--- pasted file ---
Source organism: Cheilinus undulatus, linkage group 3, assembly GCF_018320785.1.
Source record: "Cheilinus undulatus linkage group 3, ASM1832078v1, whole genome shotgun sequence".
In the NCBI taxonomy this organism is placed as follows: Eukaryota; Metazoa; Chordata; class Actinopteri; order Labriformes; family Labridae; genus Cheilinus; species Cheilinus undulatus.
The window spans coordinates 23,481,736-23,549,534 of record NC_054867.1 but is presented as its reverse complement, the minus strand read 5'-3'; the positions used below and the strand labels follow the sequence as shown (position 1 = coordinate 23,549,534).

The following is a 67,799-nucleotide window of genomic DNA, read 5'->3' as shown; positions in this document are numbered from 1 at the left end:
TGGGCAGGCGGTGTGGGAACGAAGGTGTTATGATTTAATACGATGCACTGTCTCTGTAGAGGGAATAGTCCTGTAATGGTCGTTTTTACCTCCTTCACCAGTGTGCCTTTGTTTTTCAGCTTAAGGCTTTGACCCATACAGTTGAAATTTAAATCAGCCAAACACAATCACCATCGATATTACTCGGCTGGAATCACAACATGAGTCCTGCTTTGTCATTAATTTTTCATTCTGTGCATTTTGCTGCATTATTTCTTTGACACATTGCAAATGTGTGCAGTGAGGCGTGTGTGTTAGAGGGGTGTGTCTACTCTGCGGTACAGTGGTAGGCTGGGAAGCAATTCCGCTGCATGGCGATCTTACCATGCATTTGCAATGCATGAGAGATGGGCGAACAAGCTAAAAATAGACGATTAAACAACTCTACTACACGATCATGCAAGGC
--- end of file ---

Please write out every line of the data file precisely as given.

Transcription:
Source organism: Cheilinus undulatus, linkage group 3, assembly GCF_018320785.1.
Source record: "Cheilinus undulatus linkage group 3, ASM1832078v1, whole genome shotgun sequence".
In the NCBI taxonomy this organism is placed as follows: Eukaryota; Metazoa; Chordata; class Actinopteri; order Labriformes; family Labridae; genus Cheilinus; species Cheilinus undulatus.
The window spans coordinates 23,481,736-23,549,534 of record NC_054867.1 but is presented as its reverse complement, the minus strand read 5'-3'; the positions used below and the strand labels follow the sequence as shown (position 1 = coordinate 23,549,534).

The following is a 67,799-nucleotide window of genomic DNA, read 5'->3' as shown; positions in this document are numbered from 1 at the left end:
TGGGCAGGCGGTGTGGGAACGAAGGTGTTATGATTTAATACGATGCACTGTCTCTGTAGAGGGAATAGTCCTGTAATGGTCGTTTTTACCTCCTTCACCAGTGTGCCTTTGTTTTTCAGCTTAAGGCTTTGACCCATACAGTTGAAATTTAAATCAGCCAAACACAATCACCATCGATATTACTCGGCTGGAATCACAACATGAGTCCTGCTTTGTCATTAATTTTTCATTCTGTGCATTTTGCTGCATTATTTCTTTGACACATTGCAAATGTGTGCAGTGAGGCGTGTGTGTTAGAGGGGTGTGTCTACTCTGCGGTACAGTGGTAGGCTGGGAAGCAATTCCGCTGCATGGCGATCTTACCATGCATTTGCAATGCATGAGAGATGGGCGAACAAGCTAAAAATAGACGATTAAACAACTCTACTACACGATCATGCAAGGC